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Video Shooter Second Edition Storytelling With HD Cameras

Video Shooter Second Edition Storytelling With HD Cameras

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Published by Luis Bond

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Published by: Luis Bond on Jul 20, 2012
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08/15/2013

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In most cases there is little to
gain from increased gain. Camera
gain controls the sensitivity of the
imager in analog terms by regulat-
ing the level of signal amplifica-
tion. In most cameras, gain may
be raised or lowered by selecting
a low, medium, or high setting at
the side of the camera body. When
gain is raised, the camera’s sensi-
tivity and ability to capture detail
is also raised but unfortunately
along with the noise. Then, when
compressing for the Web, DVD, or
Blu-ray, the increased noise can
contribute to a maelstrom of ugly
picture defects, as the encoder is
unable to separate unintended
noise from intended image detail.

When shooting in low light, increased camera gain should be the last resort,
not the first, to achieve an acceptable range of gray tones. Many cameras
offer increased gain up to 18 dB or even higher (Fig. 6.28), the copious
noise at this level making such scenes suitable only for down-and-dirty news
or surveillance applications.

Each 6 dB increase in gain, nets one-stop advantage in exposure. In
broadcast cameras, digital super gain provides greatly improved function-
ality with less noise, the camera boosting the signal in the digital domain
where the noise can be more effectively isolated from the picture information.
Digital gain can produce markedly more usable images than the traditional
analog method of amplifying the entire signal, desired or not, emanating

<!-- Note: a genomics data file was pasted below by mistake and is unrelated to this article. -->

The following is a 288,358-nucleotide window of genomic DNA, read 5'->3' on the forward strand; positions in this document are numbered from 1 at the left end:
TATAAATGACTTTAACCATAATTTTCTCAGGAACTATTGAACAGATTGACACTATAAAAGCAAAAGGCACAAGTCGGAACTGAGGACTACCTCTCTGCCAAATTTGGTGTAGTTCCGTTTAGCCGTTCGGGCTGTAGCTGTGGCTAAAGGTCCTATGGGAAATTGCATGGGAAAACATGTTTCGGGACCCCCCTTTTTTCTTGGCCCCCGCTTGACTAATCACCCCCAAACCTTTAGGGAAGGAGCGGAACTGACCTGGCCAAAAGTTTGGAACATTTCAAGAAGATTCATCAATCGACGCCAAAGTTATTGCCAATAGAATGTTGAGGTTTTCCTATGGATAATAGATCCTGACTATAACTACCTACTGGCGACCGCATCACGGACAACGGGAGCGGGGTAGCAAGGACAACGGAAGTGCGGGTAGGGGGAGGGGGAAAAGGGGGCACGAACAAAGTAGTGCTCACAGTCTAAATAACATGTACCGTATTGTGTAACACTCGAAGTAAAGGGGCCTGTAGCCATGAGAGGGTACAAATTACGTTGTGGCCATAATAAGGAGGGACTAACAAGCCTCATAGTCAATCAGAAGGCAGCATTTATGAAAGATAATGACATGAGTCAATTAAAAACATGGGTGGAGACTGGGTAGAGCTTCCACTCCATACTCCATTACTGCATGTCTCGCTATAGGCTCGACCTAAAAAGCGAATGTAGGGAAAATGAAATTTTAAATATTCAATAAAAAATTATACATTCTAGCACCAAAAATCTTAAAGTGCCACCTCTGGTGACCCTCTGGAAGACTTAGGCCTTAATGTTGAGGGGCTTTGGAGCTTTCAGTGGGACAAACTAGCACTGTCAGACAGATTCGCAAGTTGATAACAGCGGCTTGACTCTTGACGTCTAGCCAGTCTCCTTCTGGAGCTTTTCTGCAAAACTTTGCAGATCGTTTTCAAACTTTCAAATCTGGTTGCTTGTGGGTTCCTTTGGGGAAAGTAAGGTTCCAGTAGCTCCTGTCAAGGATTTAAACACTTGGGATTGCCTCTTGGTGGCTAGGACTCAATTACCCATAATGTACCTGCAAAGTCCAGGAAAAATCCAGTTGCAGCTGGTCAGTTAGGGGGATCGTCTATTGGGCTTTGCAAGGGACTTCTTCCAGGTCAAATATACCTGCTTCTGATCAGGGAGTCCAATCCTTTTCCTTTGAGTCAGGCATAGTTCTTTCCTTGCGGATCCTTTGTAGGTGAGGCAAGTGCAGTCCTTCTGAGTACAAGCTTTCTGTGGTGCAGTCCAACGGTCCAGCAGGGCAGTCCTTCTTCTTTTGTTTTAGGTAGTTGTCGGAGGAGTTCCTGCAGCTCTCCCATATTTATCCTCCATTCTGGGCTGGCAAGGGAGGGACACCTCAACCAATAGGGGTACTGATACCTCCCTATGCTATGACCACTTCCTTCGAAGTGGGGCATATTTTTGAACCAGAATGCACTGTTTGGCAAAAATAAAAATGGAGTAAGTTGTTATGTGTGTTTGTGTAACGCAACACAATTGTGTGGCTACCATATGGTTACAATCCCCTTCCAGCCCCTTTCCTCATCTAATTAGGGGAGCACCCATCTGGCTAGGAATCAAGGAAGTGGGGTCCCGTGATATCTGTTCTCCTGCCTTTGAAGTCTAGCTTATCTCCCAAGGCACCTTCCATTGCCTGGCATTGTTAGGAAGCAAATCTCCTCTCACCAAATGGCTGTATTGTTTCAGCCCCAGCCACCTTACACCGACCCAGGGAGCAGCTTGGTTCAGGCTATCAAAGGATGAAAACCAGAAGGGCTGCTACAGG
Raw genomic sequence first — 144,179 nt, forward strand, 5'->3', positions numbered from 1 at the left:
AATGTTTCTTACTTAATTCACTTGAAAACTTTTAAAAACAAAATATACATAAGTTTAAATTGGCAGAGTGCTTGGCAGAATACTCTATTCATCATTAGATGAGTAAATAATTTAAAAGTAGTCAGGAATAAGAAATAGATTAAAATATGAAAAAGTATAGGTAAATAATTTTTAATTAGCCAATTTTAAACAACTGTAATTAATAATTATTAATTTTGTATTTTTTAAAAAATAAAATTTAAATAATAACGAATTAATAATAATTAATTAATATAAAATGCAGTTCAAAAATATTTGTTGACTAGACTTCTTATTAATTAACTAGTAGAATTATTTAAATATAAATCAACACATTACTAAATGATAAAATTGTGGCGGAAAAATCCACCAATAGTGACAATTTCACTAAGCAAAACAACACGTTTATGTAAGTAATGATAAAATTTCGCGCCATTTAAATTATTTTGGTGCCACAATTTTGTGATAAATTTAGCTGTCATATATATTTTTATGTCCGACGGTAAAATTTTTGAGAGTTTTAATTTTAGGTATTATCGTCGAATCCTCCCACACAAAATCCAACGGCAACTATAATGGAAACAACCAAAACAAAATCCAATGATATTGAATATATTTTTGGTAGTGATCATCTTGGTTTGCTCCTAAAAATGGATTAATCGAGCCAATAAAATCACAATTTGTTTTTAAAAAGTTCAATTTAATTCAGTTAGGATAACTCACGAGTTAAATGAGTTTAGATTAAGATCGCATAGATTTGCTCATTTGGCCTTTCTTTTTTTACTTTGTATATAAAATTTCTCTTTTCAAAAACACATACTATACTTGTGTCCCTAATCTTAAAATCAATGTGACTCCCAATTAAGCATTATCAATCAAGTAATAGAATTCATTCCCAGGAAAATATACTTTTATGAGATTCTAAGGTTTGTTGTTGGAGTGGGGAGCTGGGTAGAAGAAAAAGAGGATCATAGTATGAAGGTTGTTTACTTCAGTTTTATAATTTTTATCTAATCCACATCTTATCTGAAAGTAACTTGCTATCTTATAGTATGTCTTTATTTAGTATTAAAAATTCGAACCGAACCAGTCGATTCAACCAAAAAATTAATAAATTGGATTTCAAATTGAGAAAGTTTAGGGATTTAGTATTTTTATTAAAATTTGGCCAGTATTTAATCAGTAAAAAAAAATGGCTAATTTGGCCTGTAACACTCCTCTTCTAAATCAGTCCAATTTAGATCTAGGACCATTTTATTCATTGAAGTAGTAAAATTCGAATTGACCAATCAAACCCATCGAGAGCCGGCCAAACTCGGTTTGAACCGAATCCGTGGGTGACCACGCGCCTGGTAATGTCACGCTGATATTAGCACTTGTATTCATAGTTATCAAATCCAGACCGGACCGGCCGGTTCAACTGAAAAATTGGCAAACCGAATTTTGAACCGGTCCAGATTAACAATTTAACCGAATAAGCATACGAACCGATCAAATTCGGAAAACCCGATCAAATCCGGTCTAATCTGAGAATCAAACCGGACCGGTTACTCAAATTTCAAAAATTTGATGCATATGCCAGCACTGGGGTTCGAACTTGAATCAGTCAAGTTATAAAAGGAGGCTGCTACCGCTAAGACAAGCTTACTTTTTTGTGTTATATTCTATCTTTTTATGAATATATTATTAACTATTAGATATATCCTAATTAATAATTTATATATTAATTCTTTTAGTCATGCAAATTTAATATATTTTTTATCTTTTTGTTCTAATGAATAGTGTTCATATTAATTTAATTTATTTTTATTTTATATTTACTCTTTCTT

from the imager.

Some shooters prefer working with negative gain, which deepens the blacks and
helps obscure the noise in weak shadows. Many recent camcorders including
the Sony XDCAM EX feature a 3-dB setting, which decreases the camera’s sen-
sitivity a fraction of a stop along with the noise. The trade-off may not always
be viable.

Rather than resort to increased gain, my approach to shooting in low light often
entails undercranking the camera, that is, recording at a slower frame rate. 5

This

5

Shooting at less than normal playback speed (24, 30, or 60 fps) produces accelerated motion on screen;
capturing a scene at higher than normal playback speed, i.e., overcranking produces a slow motion effect.

FIGURE 6.26

Undercranking can create amazing images in very low light. In Terrence
Malick’s
Days of Heaven (1978), the actors slowed their performances to
compensate for the 6-fps camera intended for 24 fps film playback.

FIGURE 6.27

In many models, gain
values ranging from
3 dB to 18 dB can
be assigned to the
L/M/H toggle at the
side of the camera.
Not all cameras
feature a negative gain
option.

Video Shooter: Storytelling with HD Cameras

138

strategy obviously doesn’t apply in dialog scenes or when shooting with a tape
or disc-based camera that records in any case “over 60 fps,” but it does work well
with the new solid-state camcorders. Undercranking at 12 fps and recording
in native mode proportionately slows the scan rate of the imager and effectively
doubles the camera’s low-light response when compared with operating at the
normal 24 fps.

I’m often amazed by the degree of cheating we shooters can get away with!
The great cinematographer Néstor Almendros shooting late after dusk would
slow down his actors in combination with a slow cranking camera to gain the
additional exposure. The technique used in the famous locust scene in Days of
Heaven (Fig. 6.26) significantly extended the storytelling window, effectively and
remarkably, well into the Magic Hour.

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